`outl = find(mdl.Residuals.Raw > 12)`
```outl =

90
97```

To remove the outliers, use the Exclude name-value pair:

```mdl2 = fitlm(ds,'MPG ~ Cylinders*Weight + Weight^2',...
'Exclude',outl);```

Examine a residuals plot of mdl2:

`plotResiduals(mdl2)`

The new residuals plot looks fairly symmetric, without obvious problems. However, there might be some serial correlation among the residuals. Create a new plot to see if such an effect exists.

`plotResiduals(mdl2,'lagged')`

The scatter plot shows many more crosses in the upper-right and lower-left quadrants than in the other two quadrants, indicating positive serial correlation among the residuals.

Another potential issue is when residuals are large for large observations. See if the current model has this issue.

`plotResiduals(mdl2,'fitted')`

There is some tendency for larger fitted values to have larger residuals. Perhaps the model errors are proportional to the measured values.

#### Plots to Understand Predictor Effects

This example shows how to understand the effect each predictor has on a regression model using a variety of available plots.

1. Create a model of mileage from some predictors in the carsmall data.

```load carsmall
ds = dataset(Weight,MPG,Cylinders);
ds.Cylinders = ordinal(ds.Cylinders);
mdl = fitlm(ds,'MPG ~ Cylinders*Weight + Weight^2');```
2. Examine a slice plot of the responses. This displays the effect of each predictor separately.

`plotSlice(mdl)`

You can drag the individual predictor values, which are represented by dashed blue vertical lines. You can also choose between simultaneous and non-simultaneous confidence bounds, which are represented by dashed red curves.

3. Use an effects plot to show another view of the effect of predictors on the response.

`plotEffects(mdl)`

This plot shows that changing Weight from about 2500 to 4732 lowers MPG by about 30 (the location of the upper blue circle). It also shows that changing the number of cylinders from 8 to 4 raises MPG by about 10 (the lower blue circle). The horizontal blue lines represent confidence intervals for these predictions. The predictions come from averaging over one predictor as the other is changed. In cases such as this, where the two predictors are correlated, be careful when interpreting the results.

4. Instead of viewing the effect of averaging over a predictor as the other is changed, examine the joint interaction in an interaction plot.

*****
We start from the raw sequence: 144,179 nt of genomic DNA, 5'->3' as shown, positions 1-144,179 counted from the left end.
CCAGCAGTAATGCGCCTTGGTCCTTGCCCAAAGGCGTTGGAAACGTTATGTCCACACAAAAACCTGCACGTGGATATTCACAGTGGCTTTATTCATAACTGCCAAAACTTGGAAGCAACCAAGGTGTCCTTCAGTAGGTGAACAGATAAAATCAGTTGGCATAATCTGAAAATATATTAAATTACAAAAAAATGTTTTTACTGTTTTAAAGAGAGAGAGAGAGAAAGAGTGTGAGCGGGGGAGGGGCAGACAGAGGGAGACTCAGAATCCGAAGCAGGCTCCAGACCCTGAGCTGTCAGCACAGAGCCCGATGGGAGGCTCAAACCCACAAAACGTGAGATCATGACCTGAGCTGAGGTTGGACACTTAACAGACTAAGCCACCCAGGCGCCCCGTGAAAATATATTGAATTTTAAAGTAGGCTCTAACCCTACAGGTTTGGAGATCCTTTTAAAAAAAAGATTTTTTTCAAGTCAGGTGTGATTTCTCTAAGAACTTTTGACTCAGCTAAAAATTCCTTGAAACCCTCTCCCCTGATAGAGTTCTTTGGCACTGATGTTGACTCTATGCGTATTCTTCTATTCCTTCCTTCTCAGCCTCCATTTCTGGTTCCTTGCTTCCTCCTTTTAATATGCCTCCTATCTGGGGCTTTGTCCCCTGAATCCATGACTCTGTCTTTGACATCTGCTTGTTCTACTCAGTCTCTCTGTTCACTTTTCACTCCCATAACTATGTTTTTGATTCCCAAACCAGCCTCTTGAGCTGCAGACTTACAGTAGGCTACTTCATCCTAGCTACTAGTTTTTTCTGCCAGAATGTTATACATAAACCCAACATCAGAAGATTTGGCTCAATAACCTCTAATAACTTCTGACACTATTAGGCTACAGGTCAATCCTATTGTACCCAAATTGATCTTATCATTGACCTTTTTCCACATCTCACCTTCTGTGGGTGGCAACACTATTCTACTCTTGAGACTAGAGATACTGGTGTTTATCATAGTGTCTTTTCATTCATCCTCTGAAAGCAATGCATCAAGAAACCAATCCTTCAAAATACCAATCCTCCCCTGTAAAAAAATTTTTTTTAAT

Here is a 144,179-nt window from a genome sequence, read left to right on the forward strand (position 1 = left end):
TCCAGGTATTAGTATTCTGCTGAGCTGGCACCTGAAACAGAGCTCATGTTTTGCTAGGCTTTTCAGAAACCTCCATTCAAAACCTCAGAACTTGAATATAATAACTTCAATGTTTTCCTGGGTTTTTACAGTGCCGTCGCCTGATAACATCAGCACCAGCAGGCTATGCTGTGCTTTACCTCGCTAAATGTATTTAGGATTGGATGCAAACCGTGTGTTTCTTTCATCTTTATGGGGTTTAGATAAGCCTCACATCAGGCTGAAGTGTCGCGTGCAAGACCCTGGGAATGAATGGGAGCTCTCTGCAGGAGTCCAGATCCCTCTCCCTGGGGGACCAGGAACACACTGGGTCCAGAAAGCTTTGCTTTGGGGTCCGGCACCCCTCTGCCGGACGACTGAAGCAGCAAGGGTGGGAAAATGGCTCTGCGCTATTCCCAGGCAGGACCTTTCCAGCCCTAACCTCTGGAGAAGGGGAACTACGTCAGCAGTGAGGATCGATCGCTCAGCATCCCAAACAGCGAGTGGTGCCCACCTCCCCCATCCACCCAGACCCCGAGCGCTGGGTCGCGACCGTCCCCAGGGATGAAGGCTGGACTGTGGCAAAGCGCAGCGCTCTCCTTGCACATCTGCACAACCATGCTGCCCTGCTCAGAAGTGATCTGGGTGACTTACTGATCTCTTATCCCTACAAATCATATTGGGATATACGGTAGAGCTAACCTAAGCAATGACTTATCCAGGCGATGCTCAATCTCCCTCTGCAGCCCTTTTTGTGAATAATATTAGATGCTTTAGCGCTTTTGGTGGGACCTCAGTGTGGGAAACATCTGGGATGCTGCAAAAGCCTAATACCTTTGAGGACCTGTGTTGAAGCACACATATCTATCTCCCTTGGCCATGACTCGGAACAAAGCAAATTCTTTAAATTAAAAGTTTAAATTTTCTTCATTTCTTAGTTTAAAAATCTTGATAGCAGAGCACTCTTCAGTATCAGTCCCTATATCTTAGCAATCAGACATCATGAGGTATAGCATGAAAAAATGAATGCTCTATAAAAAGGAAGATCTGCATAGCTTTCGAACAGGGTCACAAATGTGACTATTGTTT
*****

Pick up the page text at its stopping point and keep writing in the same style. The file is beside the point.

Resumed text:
`plotInteraction(mdl,'Weight','Cylinders')`

The interaction plot shows the effect of changing one predictor with the other held fixed. In this case, the plot is much more informative. It shows, for example, that lowering the number of cylinders in a relatively light car (Weight = 1795) leads to an increase in mileage, but lowering the number of cylinders in a relatively heavy car (Weight = 4732) leads to a decrease in mileage.

5. For an even more detailed look at the interactions, look at an interaction plot with predictions. This plot holds one predictor fixed while varying the other, and plots the effect as a curve. Look at the interactions for various fixed numbers of cylinders.

`plotInteraction(mdl,'Cylinders','Weight','predictions')`

Now look at the interactions with various fixed levels of weight.

`plotInteraction(mdl,'Weight','Cylinders','predictions')`

#### Plots to Understand Terms Effects

This example shows how to understand the effect of each term in a regression model using a variety of available plots.

1. Create a model of mileage from some predictors in the carsmall data.

```load carsmall
ds = dataset(Weight,MPG,Cylinders);
ds.Cylinders = ordinal(ds.Cylinders);
mdl = fitlm(ds,'MPG ~ Cylinders*Weight + Weight^2');```
2. Create an added variable plot with Weight^2 as the added variable.

`plotAdded(mdl,'Weight^2')`

This plot shows the results of fitting both Weight^2 and MPG to the terms other than Weight^2. The reason to use plotAdded is to understand what additional improvement in the model you get by adding Weight^2. The coefficient of a line fit to these points is the coefficient of Weight^2 in the full model. The Weight^2 predictor is just over the edge of significance (pValue < 0.05) as you can see in the coefficients table display. You can see that in the plot as well. The confidence bounds look like they could not contain a horizontal line (constant y), so a zero-slope model is not consistent with the data.

3. Create an added variable plot for the model as a whole.

`plotAdded(mdl)`

The model as a whole is very significant, so the bounds don't come close to containing a horizontal line. The slope of the line is the slope of a fit to the predictors projected onto their best-fitting direction, or in other words, the norm of the coefficient vector.

#### Change Models

There are two ways to change a model:

If you created a model using stepwiselm, step can have an effect only if you give different upper or lower models. step does not work when you fit a model using RobustOpts.

For example, start with a linear model of mileage from the carbig data:

```load carbig
ds = dataset(Acceleration,Displacement,Horsepower,Weight,MPG);
mdl = fitlm(ds,'linear','ResponseVar','MPG')```
```mdl =

Linear regression model:
MPG ~ 1 + Acceleration + Displacement + Horsepower + Weight

Estimated Coefficients:
Estimate      SE            tStat       pValue
(Intercept)         45.251         2.456      18.424    7.0721e-55
Acceleration     -0.023148        0.1256     -0.1843       0.85388
Displacement    -0.0060009     0.0067093    -0.89441       0.37166
Horsepower       -0.043608      0.016573     -2.6312      0.008849
Weight          -0.0052805    0.00081085     -6.5123    2.3025e-10